7. Interesting post. I just found some EK 800 Gold 24 exp hiding in the back of the freezer. It's been a year since I've run any film through my 1963 "No Name" Kiev so I loaded it up to shoot over the lunch hour. The rangefinder is just so easy to use with either the Zeiss f2.0 50 Sonnar or the 1.4 Nikkor S-C 50. Luckily I have small hands so I avoid "rangefinder window finger" without a problem. I'll be trying it both with and without the lens hood.
  8. I have two Contax IIa rangefinder cameras, both with clean Zeiss Sonnar F2 lens and smooth shutters. One with selenium exposure meter

    These more than seventy years old camera still works so well, amazing German engineering
  9. If you have one with a meter, then that one is a IIIa, not IIa...
  10. Thank you Greg, so I have a Contax IIIa, one Contax IIa

    When I bought these two cameras, they had no lens cap

    I tried my spare Leica 42mm lens caps on them, and fits perfectly
    Last edited: Dec 23, 2021
  11. I use my IIa quite a lot and love my 30s Sonnar 5cm/2. It originally had problems with the top 1/1250 shutter speed. The shutter was becoming apparent in the photos, with a look of someone peering through a gap in Venetian blinds. I had it fixed and it gave me trouble-free use for a couple more years. Unfortunately, the problem returned on my last outing with the camera. I believe it's a matter of adjusting the shutter tension, but perhaps I'll leave it as is and shoot not faster than 1/500. My Contax III on the other hand works fine at 1/1250, even the photometry is usable, but has a light leak....
  12. My thoughts are that the IIa was not further developed because the Zeiss Foundation decided to abandon consumer cameras and photography. Zeiss-Ikon was originally established to rescue the German camera industry during a period of inflation and economic depression. The foundation was established by Prof Abbe, descendants of Carl Zeiss, and Mr. Schott to advance the science of optics. Since German patents were no longer valid after WWII, and Japanese competition in cameras and lenses (many based on Zeiss patents) Zeiss decided to withdraw from the market. The last hurrah was the Contarex. Zeiss remains huge in optical research and digital microscopes, as well as medical technology. Because of our fondness for cameras we sometimes miss the big picture.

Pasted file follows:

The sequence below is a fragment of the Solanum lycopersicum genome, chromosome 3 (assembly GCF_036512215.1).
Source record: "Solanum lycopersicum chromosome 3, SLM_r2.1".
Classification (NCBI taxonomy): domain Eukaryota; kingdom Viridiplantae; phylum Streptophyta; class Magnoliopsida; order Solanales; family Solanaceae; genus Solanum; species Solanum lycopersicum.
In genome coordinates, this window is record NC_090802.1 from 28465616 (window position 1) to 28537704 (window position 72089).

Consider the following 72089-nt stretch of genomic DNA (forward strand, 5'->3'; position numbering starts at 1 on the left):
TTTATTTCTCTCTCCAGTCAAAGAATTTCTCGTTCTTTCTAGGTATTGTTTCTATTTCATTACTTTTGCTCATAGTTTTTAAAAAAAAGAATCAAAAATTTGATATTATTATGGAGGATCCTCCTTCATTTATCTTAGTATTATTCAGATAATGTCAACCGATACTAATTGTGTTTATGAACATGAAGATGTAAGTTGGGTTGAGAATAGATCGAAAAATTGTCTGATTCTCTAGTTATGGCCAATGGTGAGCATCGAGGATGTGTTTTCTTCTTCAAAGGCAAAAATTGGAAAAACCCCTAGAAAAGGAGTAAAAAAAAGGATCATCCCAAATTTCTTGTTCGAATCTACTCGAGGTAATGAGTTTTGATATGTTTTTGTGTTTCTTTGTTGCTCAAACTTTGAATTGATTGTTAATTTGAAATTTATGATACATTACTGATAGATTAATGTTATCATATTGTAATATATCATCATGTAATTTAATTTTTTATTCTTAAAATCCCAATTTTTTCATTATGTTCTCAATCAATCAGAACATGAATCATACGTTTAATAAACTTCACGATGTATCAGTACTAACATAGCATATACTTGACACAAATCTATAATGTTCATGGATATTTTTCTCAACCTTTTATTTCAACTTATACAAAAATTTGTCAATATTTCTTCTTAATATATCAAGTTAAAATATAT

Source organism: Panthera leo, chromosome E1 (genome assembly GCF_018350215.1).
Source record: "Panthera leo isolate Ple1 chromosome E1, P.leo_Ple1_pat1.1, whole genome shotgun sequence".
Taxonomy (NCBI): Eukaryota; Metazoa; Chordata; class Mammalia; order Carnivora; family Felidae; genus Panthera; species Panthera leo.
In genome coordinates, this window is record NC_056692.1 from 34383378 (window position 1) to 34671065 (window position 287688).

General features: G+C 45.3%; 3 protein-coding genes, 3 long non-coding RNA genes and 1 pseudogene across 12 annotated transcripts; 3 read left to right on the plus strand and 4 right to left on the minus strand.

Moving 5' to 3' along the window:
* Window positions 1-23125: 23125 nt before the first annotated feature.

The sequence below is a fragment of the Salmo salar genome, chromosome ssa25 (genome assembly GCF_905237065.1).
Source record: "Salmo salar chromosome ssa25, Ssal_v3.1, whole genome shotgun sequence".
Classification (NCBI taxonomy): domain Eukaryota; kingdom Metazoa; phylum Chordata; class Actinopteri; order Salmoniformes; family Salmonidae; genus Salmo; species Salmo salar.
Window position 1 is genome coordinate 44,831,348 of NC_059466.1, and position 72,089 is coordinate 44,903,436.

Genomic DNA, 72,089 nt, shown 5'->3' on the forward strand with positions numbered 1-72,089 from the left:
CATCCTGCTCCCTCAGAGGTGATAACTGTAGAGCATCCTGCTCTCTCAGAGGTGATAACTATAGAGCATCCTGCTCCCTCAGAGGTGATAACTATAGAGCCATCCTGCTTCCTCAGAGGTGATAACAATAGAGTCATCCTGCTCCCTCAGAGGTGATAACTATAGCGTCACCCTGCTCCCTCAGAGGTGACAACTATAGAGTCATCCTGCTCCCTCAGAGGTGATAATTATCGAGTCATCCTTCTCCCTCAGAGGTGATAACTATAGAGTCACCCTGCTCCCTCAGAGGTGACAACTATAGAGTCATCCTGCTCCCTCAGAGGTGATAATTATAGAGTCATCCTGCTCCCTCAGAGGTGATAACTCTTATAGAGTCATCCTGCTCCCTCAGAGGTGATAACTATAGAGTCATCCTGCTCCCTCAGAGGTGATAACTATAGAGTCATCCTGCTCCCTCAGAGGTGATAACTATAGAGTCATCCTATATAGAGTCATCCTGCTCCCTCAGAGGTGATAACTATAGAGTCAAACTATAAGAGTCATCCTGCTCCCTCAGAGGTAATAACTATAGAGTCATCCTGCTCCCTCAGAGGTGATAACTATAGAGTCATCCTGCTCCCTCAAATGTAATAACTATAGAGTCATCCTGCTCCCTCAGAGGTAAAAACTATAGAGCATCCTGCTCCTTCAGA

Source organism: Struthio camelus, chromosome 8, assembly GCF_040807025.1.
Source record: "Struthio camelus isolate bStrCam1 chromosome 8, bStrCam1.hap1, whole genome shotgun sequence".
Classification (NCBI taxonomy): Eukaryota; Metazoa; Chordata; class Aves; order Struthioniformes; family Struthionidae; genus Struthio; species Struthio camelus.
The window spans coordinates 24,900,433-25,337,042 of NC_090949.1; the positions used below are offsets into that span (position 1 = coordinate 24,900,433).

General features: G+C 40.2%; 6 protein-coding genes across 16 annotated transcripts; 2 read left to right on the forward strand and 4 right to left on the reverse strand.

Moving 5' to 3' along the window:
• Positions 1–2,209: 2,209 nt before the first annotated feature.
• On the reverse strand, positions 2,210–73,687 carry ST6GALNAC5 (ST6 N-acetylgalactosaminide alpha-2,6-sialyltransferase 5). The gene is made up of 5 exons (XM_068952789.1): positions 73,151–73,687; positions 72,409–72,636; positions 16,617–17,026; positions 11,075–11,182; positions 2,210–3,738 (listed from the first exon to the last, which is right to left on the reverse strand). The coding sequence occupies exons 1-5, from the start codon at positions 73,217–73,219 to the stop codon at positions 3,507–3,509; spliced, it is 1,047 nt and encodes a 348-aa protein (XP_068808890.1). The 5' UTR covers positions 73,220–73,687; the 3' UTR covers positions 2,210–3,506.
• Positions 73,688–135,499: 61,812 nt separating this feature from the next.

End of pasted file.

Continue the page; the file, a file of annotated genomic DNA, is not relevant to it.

While the Contax IIa retained a vertical slatted shutter, the design differed from the earlier II in operation and reliability.
    Keep in mind that Zeiss established the 8 hour working day, paid vacation, etc.
  13. There was the Icarex camera, developed from a Voigtlander design, produced from 1966. East German Zeiss also produced cameras until they were merged with KW, and their designs influenced the Prakticas produced by the various successor companies.
  14. AJG


    Let's not forget the many thousands of Contaflex cameras made and sold in the 1950's and 60's. I suspect that had Zeiss had more success selling rangefinder cameras in the 1950's there might have been an upgraded Contax, but by the end of that decade it was quite clear that the market had turned to SLRs from RFs.
  15. By the end of the Contax A series in the early 60's, Zeiss saw the writing on the wall for rangefinders and was full-on into the SLR/Contarex system just like Nikon was in dropping the SP line for the F. It was another decade before Zeiss completely exited the camera-making market. Zeiss even purchased Voigtlander later in the 60's but it did little to help their fortunes.

Share This Page